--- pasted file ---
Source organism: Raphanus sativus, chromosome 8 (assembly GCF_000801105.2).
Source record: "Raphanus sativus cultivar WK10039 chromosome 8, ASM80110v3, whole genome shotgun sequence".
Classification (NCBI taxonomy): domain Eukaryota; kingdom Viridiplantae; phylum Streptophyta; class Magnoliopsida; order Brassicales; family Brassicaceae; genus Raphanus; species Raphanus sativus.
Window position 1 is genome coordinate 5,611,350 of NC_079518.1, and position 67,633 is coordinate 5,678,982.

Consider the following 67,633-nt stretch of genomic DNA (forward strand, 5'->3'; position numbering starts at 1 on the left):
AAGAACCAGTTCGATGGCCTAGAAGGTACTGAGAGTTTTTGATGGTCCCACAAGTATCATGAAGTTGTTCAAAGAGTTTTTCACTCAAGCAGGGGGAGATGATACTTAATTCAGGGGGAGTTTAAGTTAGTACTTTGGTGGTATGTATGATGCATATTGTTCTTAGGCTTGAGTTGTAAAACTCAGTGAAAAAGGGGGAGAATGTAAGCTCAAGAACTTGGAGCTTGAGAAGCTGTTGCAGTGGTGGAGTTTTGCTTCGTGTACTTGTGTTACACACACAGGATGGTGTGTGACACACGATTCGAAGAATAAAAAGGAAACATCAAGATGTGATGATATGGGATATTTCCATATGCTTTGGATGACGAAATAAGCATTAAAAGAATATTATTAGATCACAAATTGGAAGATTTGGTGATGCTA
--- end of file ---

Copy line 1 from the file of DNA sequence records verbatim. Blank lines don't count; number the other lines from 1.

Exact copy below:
Source organism: Raphanus sativus, chromosome 8 (assembly GCF_000801105.2).